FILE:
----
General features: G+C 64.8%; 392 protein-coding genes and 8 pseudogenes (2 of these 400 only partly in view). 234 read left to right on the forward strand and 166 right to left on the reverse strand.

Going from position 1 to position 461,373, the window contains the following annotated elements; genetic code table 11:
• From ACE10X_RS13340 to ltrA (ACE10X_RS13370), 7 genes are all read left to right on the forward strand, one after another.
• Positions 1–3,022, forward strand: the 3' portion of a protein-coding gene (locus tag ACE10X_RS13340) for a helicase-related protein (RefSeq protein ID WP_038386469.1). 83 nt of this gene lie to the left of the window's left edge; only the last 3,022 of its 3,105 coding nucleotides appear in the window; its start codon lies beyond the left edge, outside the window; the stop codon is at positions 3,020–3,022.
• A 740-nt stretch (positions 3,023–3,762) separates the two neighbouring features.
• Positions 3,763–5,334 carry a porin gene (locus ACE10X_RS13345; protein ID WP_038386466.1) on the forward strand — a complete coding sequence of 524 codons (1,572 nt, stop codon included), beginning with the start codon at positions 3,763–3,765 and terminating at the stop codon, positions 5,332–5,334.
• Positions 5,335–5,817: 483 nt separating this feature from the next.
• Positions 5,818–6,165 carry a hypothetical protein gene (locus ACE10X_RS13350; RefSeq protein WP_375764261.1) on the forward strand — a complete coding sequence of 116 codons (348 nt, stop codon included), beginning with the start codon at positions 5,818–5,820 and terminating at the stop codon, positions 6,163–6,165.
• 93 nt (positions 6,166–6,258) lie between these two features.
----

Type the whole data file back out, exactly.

General features: G+C 64.8%; 392 protein-coding genes and 8 pseudogenes (2 of these 400 only partly in view). 234 read left to right on the forward strand and 166 right to left on the reverse strand.

Going from position 1 to position 461,373, the window contains the following annotated elements; genetic code table 11:
• From ACE10X_RS13340 to ltrA (ACE10X_RS13370), 7 genes are all read left to right on the forward strand, one after another.
• Positions 1–3,022, forward strand: the 3' portion of a protein-coding gene (locus tag ACE10X_RS13340) for a helicase-related protein (RefSeq protein ID WP_038386469.1). 83 nt of this gene lie to the left of the window's left edge; only the last 3,022 of its 3,105 coding nucleotides appear in the window; its start codon lies beyond the left edge, outside the window; the stop codon is at positions 3,020–3,022.
• A 740-nt stretch (positions 3,023–3,762) separates the two neighbouring features.
• Positions 3,763–5,334 carry a porin gene (locus ACE10X_RS13345; protein ID WP_038386466.1) on the forward strand — a complete coding sequence of 524 codons (1,572 nt, stop codon included), beginning with the start codon at positions 3,763–3,765 and terminating at the stop codon, positions 5,332–5,334.
• Positions 5,335–5,817: 483 nt separating this feature from the next.
• Positions 5,818–6,165 carry a hypothetical protein gene (locus ACE10X_RS13350; RefSeq protein WP_375764261.1) on the forward strand — a complete coding sequence of 116 codons (348 nt, stop codon included), beginning with the start codon at positions 5,818–5,820 and terminating at the stop codon, positions 6,163–6,165.
• 93 nt (positions 6,166–6,258) lie between these two features.